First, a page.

Presented by: Isaac Sorkin, Stanford University
Firms account for a substantial share of earnings inequality. Although the standard explanation is that search frictions support an equilibrium with rents, this paper finds that compensating differentials are at least as important. To reach this finding, this paper develops a structural search model and estimates it on U.S. administrative data with 1.5 million firms and 100 million workers. The model analyzes the revealed preference information contained in how workers move between firms. Compensating differentials are revealed when workers systematically move to lower-paying firms, while rents are revealed when workers systematically move to higher-paying firms. With the number of parameters proportional to the number of firms (1.5 million), standard estimation approaches are infeasible. The paper develops an estimation approach that is feasible for data on this scale. The approach uses tools from numerical linear algebra to measure central tendency of worker flows, which is closely related to the ranking of firms revealed by workers' choices.
Aug 2 | 12:30 pm to 1:45 pm
What Accounts for the Racial Gap in Time Allocation and Intergenerational Transmission of Human Capital?
Presented by: George-Levi Gayle, Washington University in St. Louis
Aug 2 | 2:00 pm to 3:15 pm
The Effects of Moral Hazard on Wage Inequality in a Frictional Labor Market
Presented by: Susanne Forstner, RWTH Aachen University
Aug 2 | 3:30 pm to 4:45 pm
Asset Pricing with Heterogeneous Agents and Long-Run Risk
Presented by: Ole Wilms, University of Zurich
Aug 3 | 9:00 am to 10:15 am
Paternalism vs Redistribution: Designing Retirement Savings Policies with Behavioral Agents
Presented by: Christian Moser, Princeton University
This paper develops a theory of optimal savings and redistributive policies when individuals under-save for retirement because of a behavioral bias. The two central features of our model are labor income inequality, arising from unobservable earnings ability differences, and heterogeneity in savings rates, due to unobservable degrees of present bias. The interaction between government’s redistributive preferences and its paternalistic motive to correct savings leads to a novel insight: the optimal policy offers low income individuals a one-size-fits-all savings instrument, resembling social security, whereas it offers high income individuals a set of policies tailored to their heterogeneous preferences, similar to 401(k) and IRA accounts in the United States. The rationale for this policy is that the government uses flexibility at high earnings as a reward for generating income that can be taxed and used for redistribution. In a quantitative exercise, we use our normative model to evaluate the current U.S. social security and tax-transfer system. We find the current system to be inefficient, independent of redistributive preferences. Relative to the utilitarian benchmark, current social security benefits are consistent with more progressive social preferences, while the tax-transfer system suggests lower progressivity. We explore the implications of our theory for other behavioral contexts as well as for non-behavioral Pigouvian tax policies.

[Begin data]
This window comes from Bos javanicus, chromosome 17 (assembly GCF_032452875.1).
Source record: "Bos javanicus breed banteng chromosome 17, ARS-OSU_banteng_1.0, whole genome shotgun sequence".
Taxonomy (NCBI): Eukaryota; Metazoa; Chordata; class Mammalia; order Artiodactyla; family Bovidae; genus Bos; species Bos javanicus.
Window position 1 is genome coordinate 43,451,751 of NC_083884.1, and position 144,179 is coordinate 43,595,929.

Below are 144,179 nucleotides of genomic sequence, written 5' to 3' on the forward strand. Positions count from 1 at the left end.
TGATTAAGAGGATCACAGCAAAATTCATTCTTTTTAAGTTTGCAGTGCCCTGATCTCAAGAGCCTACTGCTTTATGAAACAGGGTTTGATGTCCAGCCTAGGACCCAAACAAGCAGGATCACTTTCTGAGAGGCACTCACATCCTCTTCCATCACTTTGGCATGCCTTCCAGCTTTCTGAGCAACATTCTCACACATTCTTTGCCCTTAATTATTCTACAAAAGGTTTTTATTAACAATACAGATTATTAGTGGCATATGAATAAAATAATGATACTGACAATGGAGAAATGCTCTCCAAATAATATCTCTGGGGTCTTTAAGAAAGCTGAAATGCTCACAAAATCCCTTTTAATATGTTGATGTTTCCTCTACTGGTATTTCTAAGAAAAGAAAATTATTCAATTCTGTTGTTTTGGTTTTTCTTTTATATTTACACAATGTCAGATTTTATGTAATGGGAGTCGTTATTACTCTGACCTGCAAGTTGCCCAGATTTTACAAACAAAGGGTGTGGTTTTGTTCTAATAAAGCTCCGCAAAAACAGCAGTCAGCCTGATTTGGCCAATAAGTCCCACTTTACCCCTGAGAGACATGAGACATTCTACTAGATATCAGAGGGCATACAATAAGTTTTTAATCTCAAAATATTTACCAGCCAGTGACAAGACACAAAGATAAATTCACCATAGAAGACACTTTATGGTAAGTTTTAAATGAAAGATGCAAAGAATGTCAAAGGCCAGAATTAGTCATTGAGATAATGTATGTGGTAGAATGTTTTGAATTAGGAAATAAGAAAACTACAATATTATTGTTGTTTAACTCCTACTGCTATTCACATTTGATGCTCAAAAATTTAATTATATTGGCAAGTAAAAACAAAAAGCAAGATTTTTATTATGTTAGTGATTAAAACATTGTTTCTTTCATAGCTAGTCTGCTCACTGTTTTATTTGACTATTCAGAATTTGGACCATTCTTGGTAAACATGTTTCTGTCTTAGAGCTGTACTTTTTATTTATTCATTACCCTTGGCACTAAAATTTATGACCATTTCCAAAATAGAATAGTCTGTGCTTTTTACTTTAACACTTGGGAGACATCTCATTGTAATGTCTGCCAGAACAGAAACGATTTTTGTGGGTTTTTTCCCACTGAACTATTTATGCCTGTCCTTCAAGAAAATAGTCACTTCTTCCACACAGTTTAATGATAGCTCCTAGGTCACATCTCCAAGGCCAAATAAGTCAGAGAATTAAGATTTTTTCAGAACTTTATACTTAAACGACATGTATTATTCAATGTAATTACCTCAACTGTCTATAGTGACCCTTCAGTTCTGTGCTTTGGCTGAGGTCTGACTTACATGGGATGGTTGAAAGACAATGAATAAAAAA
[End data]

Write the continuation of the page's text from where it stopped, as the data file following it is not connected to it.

Aug 3 | 10:30 am to 11:45 am
Discrete Games in Endogenous Networks: Theory and Policy
Presented by: Anton Badev, Federal Reserve Board
Aug 3 | 12:30 pm to 1:45 pm
Dynamic Principal Agent Problems
Presented by: Philipp Renner, Stanford University
This paper contributes to the theoretical and numerical analysis of discrete time dynamic principal agent problems with continuous choice sets. We first provide a new and simplified proof for the recursive reformulation of the sequential dynamic principal agent relationship. Next we prove the existence of a unique solution for the principal's value function, which solves the dynamic programming problem in the recursive formulation, by showing that the Bellman operator is a contraction mapping. Therefore, the theorem also provides a convergence result for the value function iteration. To compute a solution for the problem we have to solve a collection of static principal agent problems at each iteration. Under the assumption that the agent's expected utility is a rational function of his action, we can transform the bilevel optimization problem into a standard nonlinear program (NLP). We can then solve these nonlinear problems with a standard NLP solver. The final results of our solution method are numerical approximations of the policy and value functions for the dynamic principal agent model. We illustrate our solution method by solving variations of two prominent social planning models from the economics literature.
Aug 3 | 2:00 pm to 3:15 pm
An Application of Large-Scale Dynamic Programming to Economics: Optimal Dynamic Taxation
Presented by: Ken Judd, Hoover Institution, Stanford University